25 years ago this month:
- The California Commission on Judicial Performance publicly admonished a judge for 3 ex parte contacts with a defense attorney in a capital murder case, for example, asking if she had applied for investigator expenses and making suggestions related to defense strategies. Public Admonishment of Maciel (California Commission on Judicial Performance December 1, 1997).
- The Indiana Commission on Judicial Qualifications publicly admonished a judge for releasing a defendant being held on drug trafficking charges on his own recognizance without giving the prosecution a chance to be heard and making an unsubstantiated entry in the record that the release was due to the state’s failure to proceed. Admonition of Evrard (Indiana Commission on Judicial Qualifications December 31, 1997).
- Accepting the determination of the State Commission on Judicial Conduct, the New York Court of Appeals removed a judge from office for (1) without fundamental constitutional and procedural safeguards, ordering the arrest of a woman who had failed to pay an installment of a statutory surcharge in a case involving a $1.50 cab fare and sentencing her to 89 days in jail; (2) making callous comments about domestic abuse crimes, such as, “every woman needs a good pounding every now and then;” (3) failing to disclose in a civil suit brought by a dentist for an unpaid bill that the plaintiff was his wife’s dentist; and (4) loudly and rudely criticizing a woman who complained to the court clerk about the amount of the fine the judge had imposed on her husband for dog-control violations. In the Matter of Roberts, 689 N.E.2d 911 (New York 1997).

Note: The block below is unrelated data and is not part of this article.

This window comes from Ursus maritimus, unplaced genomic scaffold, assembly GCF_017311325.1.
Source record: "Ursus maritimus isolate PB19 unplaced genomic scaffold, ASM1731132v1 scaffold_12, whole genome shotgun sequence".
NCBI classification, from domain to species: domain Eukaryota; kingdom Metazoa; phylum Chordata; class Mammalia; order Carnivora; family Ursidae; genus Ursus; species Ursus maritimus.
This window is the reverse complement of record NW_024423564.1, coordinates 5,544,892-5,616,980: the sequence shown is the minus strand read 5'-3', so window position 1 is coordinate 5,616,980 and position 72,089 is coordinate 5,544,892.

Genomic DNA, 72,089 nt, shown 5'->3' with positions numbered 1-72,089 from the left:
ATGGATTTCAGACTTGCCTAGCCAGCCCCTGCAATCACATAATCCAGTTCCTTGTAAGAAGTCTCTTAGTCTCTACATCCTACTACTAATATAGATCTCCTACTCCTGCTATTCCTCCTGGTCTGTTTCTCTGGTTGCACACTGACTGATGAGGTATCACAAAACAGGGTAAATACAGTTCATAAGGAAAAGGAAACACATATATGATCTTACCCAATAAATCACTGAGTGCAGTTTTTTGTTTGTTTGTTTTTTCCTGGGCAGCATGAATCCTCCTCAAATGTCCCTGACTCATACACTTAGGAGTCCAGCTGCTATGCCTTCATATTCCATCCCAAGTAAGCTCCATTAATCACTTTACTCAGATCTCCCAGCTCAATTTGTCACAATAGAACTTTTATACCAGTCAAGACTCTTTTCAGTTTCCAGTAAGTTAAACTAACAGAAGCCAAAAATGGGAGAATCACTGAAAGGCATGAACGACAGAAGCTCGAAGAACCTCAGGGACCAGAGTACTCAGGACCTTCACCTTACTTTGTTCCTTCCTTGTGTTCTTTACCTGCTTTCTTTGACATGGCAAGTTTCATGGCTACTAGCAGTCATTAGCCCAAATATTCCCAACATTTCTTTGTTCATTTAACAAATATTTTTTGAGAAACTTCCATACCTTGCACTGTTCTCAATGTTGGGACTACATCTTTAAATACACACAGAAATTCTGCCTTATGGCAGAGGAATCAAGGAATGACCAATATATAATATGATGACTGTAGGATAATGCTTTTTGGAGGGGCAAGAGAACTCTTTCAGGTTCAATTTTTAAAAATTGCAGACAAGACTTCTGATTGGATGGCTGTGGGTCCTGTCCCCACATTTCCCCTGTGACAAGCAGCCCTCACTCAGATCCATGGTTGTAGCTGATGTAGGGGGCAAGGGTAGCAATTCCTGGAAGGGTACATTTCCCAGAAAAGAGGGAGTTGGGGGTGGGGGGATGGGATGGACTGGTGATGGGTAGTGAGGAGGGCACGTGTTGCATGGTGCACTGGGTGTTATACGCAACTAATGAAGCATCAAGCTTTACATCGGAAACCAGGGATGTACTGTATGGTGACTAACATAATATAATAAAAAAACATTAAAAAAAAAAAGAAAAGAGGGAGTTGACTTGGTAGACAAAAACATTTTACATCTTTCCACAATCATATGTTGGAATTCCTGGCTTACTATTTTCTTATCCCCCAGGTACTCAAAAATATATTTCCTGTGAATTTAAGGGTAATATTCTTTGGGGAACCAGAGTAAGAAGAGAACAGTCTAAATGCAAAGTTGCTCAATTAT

- Rejecting the determination of the State Commission on Judicial Conduct that removal was the appropriate sanction, the New York Court of Appeals publicly censured a judge for disposing of 2 criminal cases without affording the prosecution the right to be heard and giving evasive and disingenuous testimony before the Commission. In the Matter of Skinner, 690 N.E.2d 484 (New York 1997).
- The New York State Commission on Judicial Conduct publicly admonished a judge for making intemperate remarks and engaging in an intemperate diatribe that included name-calling and dehumanizing remarks. In the Matter of Hannigan, Determination (New York State Commission on Judicial Conduct December 17, 1997).
- Pursuant to an agreed statement of facts and joint recommendation, the New York State Commission on Judicial Conduct publicly censured a judge for attempting to coerce guilty pleas in traffic cases, failing to hold public court sessions as required by law, and his practice of receiving ex parte communications from police officers about the merits of traffic cases before him, including representations that the actual speed that defendants had been driving was greater than the speed charged. In the Matter of Westcott, Determination (New York State Commission on Judicial Conduct December 17, 1997).
- Based on a stipulation of facts and the recommendation of the Judicial Standards Commission, the North Carolina Supreme Court publicly censured a former judge for (1) making handwritten entries of “guilty” in the cases of 2 individuals who had previously indicated their intent to plead “not guilty;” (2) attempting to have a defendant plead guilty even though she knew that the defendant was represented by counsel and that the counsel was not present in court; (3) sentencing a defendant to a 45-day active sentence but refusing to credit the defendant with jail time served pending disposition as required by law; and (4) making statements and taking actions, in and out of court, that could be considered by some as less than patient, dignified, and courteous to attorneys, witnesses, litigants, and court personnel. In re Renfer, 493 S.E.2d 434 (North Carolina 1997).